Most published sensitivity analyses are wrong
Imagine a mathematical model of a process – e.g. the yield of a chemical reaction or the flow through an aquifer, which produces one output, e.g. a yield for a chemical substance, a water flow to stay with the examples, for every combination of input variables. These could be the characteristics of the chemical reagents or the hydrology of the basin. Next imagine that the input variables are uncertain – they can take different values either because they are unknown, e.g. a chemical reaction rate is not known with precision, or because they normally vary in nature, such as e.g. a precipitation intensity. There are thus infinite possible combinations of input variables each giving a different value for the output. By running the model a sufficient high number of times one can have an idea of how the values of the output distribute themselves – what is the mean of the output, its variance and so on. This procedure is customarily called ‘uncertainty analysis’, as it investigates the uncertainty in the output. Next one can ask himself whether all input variables contributes equally to the uncertainty in the output. In fact this is almost never the case, and often many variables can be varied at will with little variation in the output, while a few variables dominate its behaviour. This kind of pursuit is called sensitivity analysis, as it investigates how sensitive the output is to any of its input. Sensitivity analysis may lead to statements like “70% of the variance of the output is driven by factor X4, factor X2 accounts for 25% of the variance, and the remaining 5% is due to the other factors.”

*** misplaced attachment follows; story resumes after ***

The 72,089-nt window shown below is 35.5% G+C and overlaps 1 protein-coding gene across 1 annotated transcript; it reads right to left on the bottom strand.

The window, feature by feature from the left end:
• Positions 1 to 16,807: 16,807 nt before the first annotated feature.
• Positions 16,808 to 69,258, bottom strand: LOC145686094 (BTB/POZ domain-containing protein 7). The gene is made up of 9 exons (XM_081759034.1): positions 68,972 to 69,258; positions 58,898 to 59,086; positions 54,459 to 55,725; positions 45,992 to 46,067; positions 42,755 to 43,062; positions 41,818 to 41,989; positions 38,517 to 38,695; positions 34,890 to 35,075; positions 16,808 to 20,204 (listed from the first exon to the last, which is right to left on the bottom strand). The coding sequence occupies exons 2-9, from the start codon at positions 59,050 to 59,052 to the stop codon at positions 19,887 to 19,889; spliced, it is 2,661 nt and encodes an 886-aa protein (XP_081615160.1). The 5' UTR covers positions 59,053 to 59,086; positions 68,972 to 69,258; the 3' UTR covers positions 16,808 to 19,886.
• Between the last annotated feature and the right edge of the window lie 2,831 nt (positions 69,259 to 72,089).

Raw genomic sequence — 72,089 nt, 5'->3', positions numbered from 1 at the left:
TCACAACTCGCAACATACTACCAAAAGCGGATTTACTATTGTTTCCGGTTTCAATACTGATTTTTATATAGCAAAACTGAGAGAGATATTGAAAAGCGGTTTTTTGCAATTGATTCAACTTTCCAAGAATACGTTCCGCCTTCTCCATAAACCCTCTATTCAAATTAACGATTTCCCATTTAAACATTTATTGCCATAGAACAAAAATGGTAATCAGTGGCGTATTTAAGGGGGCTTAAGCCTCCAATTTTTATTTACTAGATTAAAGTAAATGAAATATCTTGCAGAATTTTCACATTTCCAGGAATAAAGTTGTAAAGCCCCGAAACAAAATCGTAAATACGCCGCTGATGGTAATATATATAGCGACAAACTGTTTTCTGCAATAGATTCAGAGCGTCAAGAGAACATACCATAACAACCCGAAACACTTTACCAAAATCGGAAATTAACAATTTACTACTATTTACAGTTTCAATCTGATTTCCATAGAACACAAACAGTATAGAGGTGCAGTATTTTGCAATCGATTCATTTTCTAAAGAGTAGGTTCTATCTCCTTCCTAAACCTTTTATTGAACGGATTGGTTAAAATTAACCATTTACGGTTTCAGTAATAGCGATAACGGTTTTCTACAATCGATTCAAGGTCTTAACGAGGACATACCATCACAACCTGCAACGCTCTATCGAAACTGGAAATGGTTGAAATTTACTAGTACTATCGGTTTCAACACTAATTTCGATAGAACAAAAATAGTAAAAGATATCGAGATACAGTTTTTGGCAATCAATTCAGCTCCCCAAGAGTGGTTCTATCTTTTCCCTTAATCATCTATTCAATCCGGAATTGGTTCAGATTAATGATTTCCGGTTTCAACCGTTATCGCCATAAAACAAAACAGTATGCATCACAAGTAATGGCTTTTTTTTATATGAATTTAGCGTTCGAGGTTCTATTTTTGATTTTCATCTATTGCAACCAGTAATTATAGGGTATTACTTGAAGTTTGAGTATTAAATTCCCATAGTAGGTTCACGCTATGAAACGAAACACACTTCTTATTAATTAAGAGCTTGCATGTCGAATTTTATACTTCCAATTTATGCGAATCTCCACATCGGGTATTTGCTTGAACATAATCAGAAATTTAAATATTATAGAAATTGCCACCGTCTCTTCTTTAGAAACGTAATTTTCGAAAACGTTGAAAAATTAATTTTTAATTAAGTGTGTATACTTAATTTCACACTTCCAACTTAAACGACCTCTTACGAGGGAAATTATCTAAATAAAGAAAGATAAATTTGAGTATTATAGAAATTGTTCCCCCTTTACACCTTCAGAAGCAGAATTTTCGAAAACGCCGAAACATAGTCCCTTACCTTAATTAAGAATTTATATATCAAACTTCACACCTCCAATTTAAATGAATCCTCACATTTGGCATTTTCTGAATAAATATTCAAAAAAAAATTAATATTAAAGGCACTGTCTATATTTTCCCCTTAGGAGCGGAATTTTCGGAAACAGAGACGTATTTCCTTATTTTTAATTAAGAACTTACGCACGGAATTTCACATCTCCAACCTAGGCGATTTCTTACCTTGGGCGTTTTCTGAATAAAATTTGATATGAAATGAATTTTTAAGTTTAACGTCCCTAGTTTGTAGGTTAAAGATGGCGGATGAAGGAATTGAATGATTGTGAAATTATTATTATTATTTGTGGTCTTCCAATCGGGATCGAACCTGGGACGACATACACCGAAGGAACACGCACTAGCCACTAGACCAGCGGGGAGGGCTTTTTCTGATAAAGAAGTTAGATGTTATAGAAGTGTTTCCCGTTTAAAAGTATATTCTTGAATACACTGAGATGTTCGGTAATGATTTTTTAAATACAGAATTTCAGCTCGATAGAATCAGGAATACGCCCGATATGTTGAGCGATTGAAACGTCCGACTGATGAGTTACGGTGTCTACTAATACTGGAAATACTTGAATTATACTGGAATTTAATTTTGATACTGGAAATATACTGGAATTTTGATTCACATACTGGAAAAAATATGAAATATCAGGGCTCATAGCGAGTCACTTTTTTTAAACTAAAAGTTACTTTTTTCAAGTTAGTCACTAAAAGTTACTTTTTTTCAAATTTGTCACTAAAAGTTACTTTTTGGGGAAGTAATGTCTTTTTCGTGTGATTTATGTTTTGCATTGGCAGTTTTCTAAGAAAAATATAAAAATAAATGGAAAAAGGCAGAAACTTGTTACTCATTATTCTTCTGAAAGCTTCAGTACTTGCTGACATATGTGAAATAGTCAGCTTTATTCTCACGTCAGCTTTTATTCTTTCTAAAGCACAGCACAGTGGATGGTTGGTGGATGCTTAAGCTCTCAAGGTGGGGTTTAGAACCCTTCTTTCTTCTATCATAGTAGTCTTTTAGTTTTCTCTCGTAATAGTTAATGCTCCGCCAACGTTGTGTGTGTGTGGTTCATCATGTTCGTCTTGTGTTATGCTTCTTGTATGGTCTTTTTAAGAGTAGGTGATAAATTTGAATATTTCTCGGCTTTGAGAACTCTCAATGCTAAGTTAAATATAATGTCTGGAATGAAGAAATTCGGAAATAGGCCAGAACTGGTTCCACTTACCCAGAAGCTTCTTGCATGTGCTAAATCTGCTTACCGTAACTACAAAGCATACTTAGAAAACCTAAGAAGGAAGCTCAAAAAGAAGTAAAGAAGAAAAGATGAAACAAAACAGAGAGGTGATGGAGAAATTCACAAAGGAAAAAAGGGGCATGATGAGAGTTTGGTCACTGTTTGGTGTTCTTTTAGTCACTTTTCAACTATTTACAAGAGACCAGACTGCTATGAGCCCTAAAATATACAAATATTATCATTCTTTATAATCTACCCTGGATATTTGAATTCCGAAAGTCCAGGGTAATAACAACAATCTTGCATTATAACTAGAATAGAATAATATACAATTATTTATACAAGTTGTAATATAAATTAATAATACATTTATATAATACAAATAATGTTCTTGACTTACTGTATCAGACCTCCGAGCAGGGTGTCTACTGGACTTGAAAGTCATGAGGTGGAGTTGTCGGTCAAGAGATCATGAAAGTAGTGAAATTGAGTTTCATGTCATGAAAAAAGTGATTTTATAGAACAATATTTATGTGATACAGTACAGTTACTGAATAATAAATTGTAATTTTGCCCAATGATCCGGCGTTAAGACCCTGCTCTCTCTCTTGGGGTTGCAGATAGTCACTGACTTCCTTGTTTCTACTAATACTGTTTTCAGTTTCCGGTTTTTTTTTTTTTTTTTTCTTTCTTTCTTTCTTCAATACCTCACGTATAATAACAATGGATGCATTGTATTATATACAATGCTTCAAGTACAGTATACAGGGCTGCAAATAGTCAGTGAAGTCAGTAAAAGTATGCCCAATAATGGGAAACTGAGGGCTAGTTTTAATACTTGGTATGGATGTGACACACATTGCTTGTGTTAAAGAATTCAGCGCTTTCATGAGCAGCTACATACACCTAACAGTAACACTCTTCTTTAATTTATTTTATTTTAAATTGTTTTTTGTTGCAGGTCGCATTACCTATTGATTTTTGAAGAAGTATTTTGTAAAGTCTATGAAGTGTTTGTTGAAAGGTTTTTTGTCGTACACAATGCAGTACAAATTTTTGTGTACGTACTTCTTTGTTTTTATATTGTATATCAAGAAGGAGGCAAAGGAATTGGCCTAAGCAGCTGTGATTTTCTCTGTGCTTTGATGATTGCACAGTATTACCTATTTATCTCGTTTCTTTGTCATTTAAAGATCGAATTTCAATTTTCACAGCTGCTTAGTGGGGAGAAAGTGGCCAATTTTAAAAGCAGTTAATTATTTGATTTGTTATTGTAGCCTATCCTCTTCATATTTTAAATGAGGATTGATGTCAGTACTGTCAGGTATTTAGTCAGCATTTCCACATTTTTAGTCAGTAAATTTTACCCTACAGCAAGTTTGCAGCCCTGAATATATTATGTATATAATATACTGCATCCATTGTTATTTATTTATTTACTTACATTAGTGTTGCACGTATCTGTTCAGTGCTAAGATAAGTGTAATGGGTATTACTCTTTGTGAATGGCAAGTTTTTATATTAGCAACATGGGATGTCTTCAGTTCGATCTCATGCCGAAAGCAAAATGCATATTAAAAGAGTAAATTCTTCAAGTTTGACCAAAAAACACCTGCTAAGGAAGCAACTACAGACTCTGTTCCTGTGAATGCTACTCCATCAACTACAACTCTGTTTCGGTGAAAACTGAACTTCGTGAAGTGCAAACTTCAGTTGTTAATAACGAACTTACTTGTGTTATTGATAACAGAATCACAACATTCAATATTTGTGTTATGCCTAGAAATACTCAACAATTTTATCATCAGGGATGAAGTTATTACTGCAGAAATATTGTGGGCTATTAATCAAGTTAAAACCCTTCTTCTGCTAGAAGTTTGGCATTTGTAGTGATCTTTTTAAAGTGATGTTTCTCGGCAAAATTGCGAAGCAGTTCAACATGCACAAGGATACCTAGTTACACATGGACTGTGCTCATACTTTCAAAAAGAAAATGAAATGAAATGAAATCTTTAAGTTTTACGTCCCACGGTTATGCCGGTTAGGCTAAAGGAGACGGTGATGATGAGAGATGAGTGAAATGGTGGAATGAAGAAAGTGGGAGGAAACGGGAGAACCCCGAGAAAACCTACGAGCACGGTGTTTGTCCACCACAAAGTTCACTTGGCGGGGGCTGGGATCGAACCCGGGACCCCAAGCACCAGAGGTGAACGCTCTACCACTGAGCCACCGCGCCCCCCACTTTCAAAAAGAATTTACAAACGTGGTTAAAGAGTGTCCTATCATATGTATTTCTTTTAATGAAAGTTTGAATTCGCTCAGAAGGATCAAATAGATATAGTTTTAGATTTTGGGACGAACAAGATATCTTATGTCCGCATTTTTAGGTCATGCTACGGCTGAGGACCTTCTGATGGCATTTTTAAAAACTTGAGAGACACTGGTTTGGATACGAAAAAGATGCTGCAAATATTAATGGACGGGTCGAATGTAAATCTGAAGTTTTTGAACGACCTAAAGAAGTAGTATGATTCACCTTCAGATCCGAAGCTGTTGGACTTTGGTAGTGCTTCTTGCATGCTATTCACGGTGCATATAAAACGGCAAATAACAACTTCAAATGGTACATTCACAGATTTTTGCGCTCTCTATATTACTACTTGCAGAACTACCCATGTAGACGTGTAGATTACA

Most of sensitivity analyses (apparently 96 over 100 in 2014) surprisingly suffer from a major shortcoming, up to the point of being useless. They do not combine at all input values, thus leaving unexplored a very large fraction – if not the almost totality – of the possible combinations.
What bizarre procedure may lead to this unhappy outcome? The procedure – only apparently sound - is the following. First, compute the value of the output in correspondence of a central point, where all variables have their ‘best estimate’ or ‘most likely’ value. Then, move each variable in turn away from this central standard, compute the output and use the difference of this to the previous as a measure of sensitivity.
This sounds as rational but its results are only good if the model is linear. When the model is not linear interesting things happen when more than just one variable is moved away from its centre-value. To make an example a chemical reaction may become explosive for particular combination of the inputs, which the procedure above will never ‘see’. Thus a sensitivity analysis done in this way will produce a rather useless ranking of the input factors – e.g. it may miss totally factors which are all important. This is well known, or almost trivial, for statisticians or practitioners of sensitivity analysis, while it remains overlooked by a majority of modellers.
Using a geometric argument our paper shows that for a model with ten factors the typical sensitivity analysis - done by moving one factor at a time, leaves unexplored 99.75% of the possible combination values. This is equivalent to a state of total blindness about what the model really does when allowed to move freely instead of being chained to the centre of its input factors value.
The correct procedure would be to distribute the points as uniformly as possible within the space of all possible combinations of parameters value.
Ferretti, F., Saltelli A., Tarantola, S., Trends in Sensitivity Analysis practice in the last decade, Science of the Total Environment. 2016. Special issue on Human and biota exposure. DOI: 10.1016/j.scitotenv.2016.02.133